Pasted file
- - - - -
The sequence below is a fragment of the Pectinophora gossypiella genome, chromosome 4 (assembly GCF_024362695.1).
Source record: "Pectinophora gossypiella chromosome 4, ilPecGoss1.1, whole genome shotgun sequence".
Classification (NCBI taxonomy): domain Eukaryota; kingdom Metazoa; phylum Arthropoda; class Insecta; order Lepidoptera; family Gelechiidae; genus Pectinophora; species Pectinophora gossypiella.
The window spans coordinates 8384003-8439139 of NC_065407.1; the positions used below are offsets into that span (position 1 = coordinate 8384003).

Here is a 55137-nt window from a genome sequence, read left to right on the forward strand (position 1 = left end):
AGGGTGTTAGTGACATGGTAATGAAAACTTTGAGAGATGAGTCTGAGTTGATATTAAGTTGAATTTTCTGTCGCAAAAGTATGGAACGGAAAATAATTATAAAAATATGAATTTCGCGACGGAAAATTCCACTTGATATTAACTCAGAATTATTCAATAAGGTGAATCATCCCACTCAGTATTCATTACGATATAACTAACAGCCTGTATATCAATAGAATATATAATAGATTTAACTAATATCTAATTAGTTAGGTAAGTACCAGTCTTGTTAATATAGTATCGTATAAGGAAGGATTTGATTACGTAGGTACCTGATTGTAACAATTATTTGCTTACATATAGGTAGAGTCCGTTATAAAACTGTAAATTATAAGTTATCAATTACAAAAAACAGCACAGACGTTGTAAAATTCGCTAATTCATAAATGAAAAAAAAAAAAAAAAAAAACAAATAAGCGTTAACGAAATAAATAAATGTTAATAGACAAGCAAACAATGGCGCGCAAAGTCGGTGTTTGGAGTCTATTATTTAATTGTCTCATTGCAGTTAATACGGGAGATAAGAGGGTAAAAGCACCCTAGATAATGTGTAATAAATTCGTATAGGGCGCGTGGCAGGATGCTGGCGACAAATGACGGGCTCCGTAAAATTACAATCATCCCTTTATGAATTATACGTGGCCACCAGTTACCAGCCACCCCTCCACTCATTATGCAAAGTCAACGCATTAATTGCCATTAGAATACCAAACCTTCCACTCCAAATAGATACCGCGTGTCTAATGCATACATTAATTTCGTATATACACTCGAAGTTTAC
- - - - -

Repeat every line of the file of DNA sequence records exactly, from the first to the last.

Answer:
The sequence below is a fragment of the Pectinophora gossypiella genome, chromosome 4 (assembly GCF_024362695.1).
Source record: "Pectinophora gossypiella chromosome 4, ilPecGoss1.1, whole genome shotgun sequence".
Classification (NCBI taxonomy): domain Eukaryota; kingdom Metazoa; phylum Arthropoda; class Insecta; order Lepidoptera; family Gelechiidae; genus Pectinophora; species Pectinophora gossypiella.
The window spans coordinates 8384003-8439139 of NC_065407.1; the positions used below are offsets into that span (position 1 = coordinate 8384003).

Here is a 55137-nt window from a genome sequence, read left to right on the forward strand (position 1 = left end):
AGGGTGTTAGTGACATGGTAATGAAAACTTTGAGAGATGAGTCTGAGTTGATATTAAGTTGAATTTTCTGTCGCAAAAGTATGGAACGGAAAATAATTATAAAAATATGAATTTCGCGACGGAAAATTCCACTTGATATTAACTCAGAATTATTCAATAAGGTGAATCATCCCACTCAGTATTCATTACGATATAACTAACAGCCTGTATATCAATAGAATATATAATAGATTTAACTAATATCTAATTAGTTAGGTAAGTACCAGTCTTGTTAATATAGTATCGTATAAGGAAGGATTTGATTACGTAGGTACCTGATTGTAACAATTATTTGCTTACATATAGGTAGAGTCCGTTATAAAACTGTAAATTATAAGTTATCAATTACAAAAAACAGCACAGACGTTGTAAAATTCGCTAATTCATAAATGAAAAAAAAAAAAAAAAAAAACAAATAAGCGTTAACGAAATAAATAAATGTTAATAGACAAGCAAACAATGGCGCGCAAAGTCGGTGTTTGGAGTCTATTATTTAATTGTCTCATTGCAGTTAATACGGGAGATAAGAGGGTAAAAGCACCCTAGATAATGTGTAATAAATTCGTATAGGGCGCGTGGCAGGATGCTGGCGACAAATGACGGGCTCCGTAAAATTACAATCATCCCTTTATGAATTATACGTGGCCACCAGTTACCAGCCACCCCTCCACTCATTATGCAAAGTCAACGCATTAATTGCCATTAGAATACCAAACCTTCCACTCCAAATAGATACCGCGTGTCTAATGCATACATTAATTTCGTATATACACTCGAAGTTTAC